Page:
Walter E. Williams

Then there are governmental wacko teachings. In 1914, the U.S. Bureau of Mines predicted our oil reserves would last 10 years. In 1939, the U.S. Department of the Interior revised the estimate, saying that American oil would last 13 years. In 1972, the Club of Rome's report "Limits to Growth" said total world oil reserves totaled 550 billion barrels. With that report in hand, then-President Jimmy Carter said, "We could use up all proven reserves of oil in the entire world by the end of the next decade." He added, "The oil and natural gas we rely on for 75 percent of our energy are running out." As for Carter's running-out-of-oil prediction, a recent report by the U.S. Government Accountability Office and private industry experts estimate that if even half of the oil bound up in the Green River formation in Utah, Wyoming and Colorado is recovered, it would be "equal to the entire world's proven oil reserves." That's an estimated 3 trillion barrels, more than what OPEC has in reserve. Fret not. Carter, like Ehrlich, is still brought before the media for his opinion.

Our continued acceptance of environmentalist manipulation, lies and fear-mongering has led Congress to establish deadly public policies in the name of saving energy -- such as Corporate Average Fuel Economy standards, which downsize autos and cause unnecessary highway fatalities. That's on top of the stupid 1970s 55 mph laws. The next time an environmentalist warns us of a pending disaster or that we are running out of something, we ought to ask: When was the last time a prediction of yours was right? Some people are inclined to call these people idiots. That's wrong. They have been successful in their agenda. It's we who are the idiots for listening to them and allowing Congress to let them have their way.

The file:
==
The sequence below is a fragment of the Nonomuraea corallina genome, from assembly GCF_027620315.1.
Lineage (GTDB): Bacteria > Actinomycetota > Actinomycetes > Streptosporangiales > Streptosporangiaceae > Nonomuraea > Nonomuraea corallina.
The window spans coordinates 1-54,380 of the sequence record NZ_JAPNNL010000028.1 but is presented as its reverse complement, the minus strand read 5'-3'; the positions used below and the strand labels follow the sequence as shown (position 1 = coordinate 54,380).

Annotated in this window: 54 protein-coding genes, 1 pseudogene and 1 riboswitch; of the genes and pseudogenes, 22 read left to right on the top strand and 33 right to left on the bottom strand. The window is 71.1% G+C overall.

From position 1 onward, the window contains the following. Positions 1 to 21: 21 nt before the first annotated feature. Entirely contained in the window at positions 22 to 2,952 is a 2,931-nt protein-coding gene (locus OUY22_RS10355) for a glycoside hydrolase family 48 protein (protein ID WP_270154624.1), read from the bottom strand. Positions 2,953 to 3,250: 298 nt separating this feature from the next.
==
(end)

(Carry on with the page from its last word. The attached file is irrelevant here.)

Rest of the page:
Walter E. Williams

Dr. Williams serves on the faculty of George Mason University as John M. Olin Distinguished Professor of Economics and is the author of 'Race and Economics: How Much Can Be Blamed on Discrimination?' and 'Up from the Projects: An Autobiography.'
 
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